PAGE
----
Chief Technology Officer - CTO


DEFINITION of 'Chief Technology Officer - CTO'

An executive who is responsible for the management of an organization's research and development (R&D) and technological needs. A chief technology officer (CTO) examines the short- and long-term needs of an organization, and utilizes capital to make investments designed to help the organization reach its objectives. The CTO usually reports directly the chief executive officer (CEO) of the firm.

BREAKING DOWN 'Chief Technology Officer - CTO'

While research and development has been a component of businesses for many years, the rise of information technology (IT) and computers has increased the importance of the chief technology officer. Companies focusing on scientific and electronic products employ CTOs who are responsible for the oversight of intellectual property and have backgrounds in the industry.

  1. Trade Secret

    Any practice or process of a company that is generally not known ...
  2. Intellectual Property

    A broad categorical description for the set of intangibles owned ...
  3. Chief Executive Officer - CEO

    The highest ranking executive in a company whose main responsibilities ...
  4. Chief Operating Officer - COO

    The senior manager who is responsible for managing the company's ...
  5. Chief Financial Officer - CFO

    The senior manager responsible for overseeing the financial activities ...
  6. Intellectual Capital

    The value of a company or organization's employee knowledge, ...
Related Articles
  1. Entrepreneurship

    Top 5 Most Successful Swedish Entrepreneurs

    Understand what makes Sweden a great place for entrepreneurship. Learn about five successful Swedish entrepreneurs who are making big impacts.
  2. Entrepreneurship

    Top 10 Startups That Emerged in New York City

    Understand why the startup scene has grown, and discover why it has become a large part of New York City. Learn about the top 10 New York City startups.
  3. Fundamental Analysis

    Evaluating Pharmaceutical Companies

    Learn how to find a healthy pharmaceutical investment in a market full of weak drugs.
  4. Investing

    R&D Spending And Profitability: What's The Link?

    Return on research capital (RORC), can help investors measure how much profit R&D spending actually generates.
  5. Markets

    Buying Into Corporate Research & Development (R&D)

    Investors take note: companies that cut research and development are in danger of saving today but losing big tomorrow.
  6. Active Trading

    Which Is Better: Dominance Or Innovation?

    Find out how to assess and evaluate both these values in the market and your portfolio.
  7. Investing

    The Ins and Outs Of In-Process R&D Expenses

    Are these charge-offs fair accounting or earnings manipulation? Learn more here.
  8. Investing Basics

    How to Think About Seasonality Trends

    Investors benefit when company research incorporates seasonality trends that predict relative strength and weakness throughout the calendar year.
  9. Investing

    Is it Time to “Buy” Inflation?

    Based on recent data from the Treasury-Inflation Protected Securities (TIPS) market, it would seem that most investors aren’t worried about inflation.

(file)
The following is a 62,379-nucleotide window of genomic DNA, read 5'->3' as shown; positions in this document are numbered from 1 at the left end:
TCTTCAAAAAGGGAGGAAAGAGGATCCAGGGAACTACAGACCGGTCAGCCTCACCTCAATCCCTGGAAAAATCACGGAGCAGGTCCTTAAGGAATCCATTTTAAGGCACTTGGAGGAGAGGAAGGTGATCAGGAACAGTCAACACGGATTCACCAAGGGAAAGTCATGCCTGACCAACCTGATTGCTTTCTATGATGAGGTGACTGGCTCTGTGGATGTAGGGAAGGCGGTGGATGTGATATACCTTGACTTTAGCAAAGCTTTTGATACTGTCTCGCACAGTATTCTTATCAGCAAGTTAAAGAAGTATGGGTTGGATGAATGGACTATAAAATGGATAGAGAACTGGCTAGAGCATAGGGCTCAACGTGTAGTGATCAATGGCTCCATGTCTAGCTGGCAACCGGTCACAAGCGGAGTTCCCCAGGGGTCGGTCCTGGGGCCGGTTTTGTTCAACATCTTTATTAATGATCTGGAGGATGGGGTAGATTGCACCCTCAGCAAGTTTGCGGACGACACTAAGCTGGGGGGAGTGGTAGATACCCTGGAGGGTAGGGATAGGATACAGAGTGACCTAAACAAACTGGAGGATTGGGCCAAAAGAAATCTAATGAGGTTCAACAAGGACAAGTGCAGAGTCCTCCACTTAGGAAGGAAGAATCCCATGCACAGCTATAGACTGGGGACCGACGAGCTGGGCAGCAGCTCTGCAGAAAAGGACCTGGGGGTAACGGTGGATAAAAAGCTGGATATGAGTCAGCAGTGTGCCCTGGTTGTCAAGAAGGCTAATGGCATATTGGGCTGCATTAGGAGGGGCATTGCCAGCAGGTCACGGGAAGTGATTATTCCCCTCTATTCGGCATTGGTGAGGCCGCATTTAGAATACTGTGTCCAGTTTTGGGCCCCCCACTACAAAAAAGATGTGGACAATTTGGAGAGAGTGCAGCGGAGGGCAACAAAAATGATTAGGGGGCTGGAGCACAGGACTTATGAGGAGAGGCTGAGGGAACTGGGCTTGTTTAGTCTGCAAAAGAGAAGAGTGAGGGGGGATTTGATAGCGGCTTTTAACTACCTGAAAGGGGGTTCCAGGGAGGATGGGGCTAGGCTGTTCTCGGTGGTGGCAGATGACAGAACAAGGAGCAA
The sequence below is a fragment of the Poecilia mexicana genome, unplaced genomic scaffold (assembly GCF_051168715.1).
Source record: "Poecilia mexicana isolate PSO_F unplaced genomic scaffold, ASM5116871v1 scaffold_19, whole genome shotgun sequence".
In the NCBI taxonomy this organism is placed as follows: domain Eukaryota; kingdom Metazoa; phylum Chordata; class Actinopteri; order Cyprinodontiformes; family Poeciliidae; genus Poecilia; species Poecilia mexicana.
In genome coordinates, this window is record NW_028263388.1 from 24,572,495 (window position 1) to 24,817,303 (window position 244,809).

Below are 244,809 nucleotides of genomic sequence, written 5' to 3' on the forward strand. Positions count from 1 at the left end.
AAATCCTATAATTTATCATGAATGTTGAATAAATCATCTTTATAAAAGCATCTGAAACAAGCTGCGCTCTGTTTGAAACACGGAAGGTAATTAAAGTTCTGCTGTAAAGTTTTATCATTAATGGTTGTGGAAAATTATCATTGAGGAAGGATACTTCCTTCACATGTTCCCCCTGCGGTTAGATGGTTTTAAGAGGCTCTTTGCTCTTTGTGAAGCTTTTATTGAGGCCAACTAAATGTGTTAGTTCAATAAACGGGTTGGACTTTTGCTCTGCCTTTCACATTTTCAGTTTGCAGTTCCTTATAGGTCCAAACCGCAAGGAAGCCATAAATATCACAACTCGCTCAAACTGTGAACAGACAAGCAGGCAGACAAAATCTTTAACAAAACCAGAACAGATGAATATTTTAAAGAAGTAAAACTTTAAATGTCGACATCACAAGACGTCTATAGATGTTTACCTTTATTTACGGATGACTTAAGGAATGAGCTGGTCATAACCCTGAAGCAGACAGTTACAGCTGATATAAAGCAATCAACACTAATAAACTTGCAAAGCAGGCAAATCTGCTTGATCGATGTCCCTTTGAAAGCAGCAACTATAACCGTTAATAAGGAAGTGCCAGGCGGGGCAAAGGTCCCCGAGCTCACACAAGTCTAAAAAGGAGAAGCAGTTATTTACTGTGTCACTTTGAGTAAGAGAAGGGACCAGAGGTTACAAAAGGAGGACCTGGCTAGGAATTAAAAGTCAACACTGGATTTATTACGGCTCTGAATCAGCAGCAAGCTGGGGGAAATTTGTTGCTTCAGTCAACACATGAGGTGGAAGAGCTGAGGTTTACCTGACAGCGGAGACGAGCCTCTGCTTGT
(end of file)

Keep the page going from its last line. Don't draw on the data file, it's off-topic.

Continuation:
10. Investing

    This New Trend Makes Robotics an Industry to Watch

    Robots created to work with humans, instead of taking their place, have the possibility to change the face of manufacturing across the globe.
  1. Why does Warren Buffett largely avoid investing in the technology sector?

    Warren Buffett has often said that he avoids investing in the technology sector because he does not like to own stocks in ... Read Full Answer >>
  2. What are the key differences between pro forma statements and GAAP statements?

    The U.S. generally accepted accounting principles (GAAP) require companies to adhere to uniform reporting standards that ... Read Full Answer >>
  3. How do the C-suite members work together to make a successful company?

    Corporate managers, typically chosen by a board of directors in large organizations, are ultimately responsible to stakeholders ... Read Full Answer >>
  4. How does agency theory propose to deal with the agency problem?

    Agency theory highlights potential problems that may occur when agents and principals have different interests. Principals ... Read Full Answer >>
  5. How do you conduct effective social responsibility training?

    One way to provide employees with effective social responsibility training is to base training sessions on resources offered ... Read Full Answer >>
  6. Why is social responsibility important to a business?

    Social responsibility is important to a business because it demonstrates to both consumers and the media that the company ... Read Full Answer >>

You May Also Like

Hot Definitions
  1. Ex Works (EXW)

    An international trade term requiring the seller to make goods ready for pickup at his or her own place of business. All ...
  2. Letter of Intent - LOI

    A document outlining the terms of an agreement before it is finalized. LOIs are usually not legally binding in their entirety. ...
  3. Purchasing Power

    The value of a currency expressed in terms of the amount of goods or services that one unit of money can buy. Purchasing ...
  4. Real Estate Investment Trust - REIT

    A REIT is a type of security that invests in real estate through property or mortgages and often trades on major exchanges ...
  5. Section 1231 Property

    A tax term relating to depreciable business property that has been held for over a year. Section 1231 property includes buildings, ...
  6. Term Deposit

    A deposit held at a financial institution that has a fixed term, and guarantees return of principal.
Trading Center
You are using adblocking software

Want access to all of Investopedia? Add us to your “whitelist”
so you'll never miss a feature!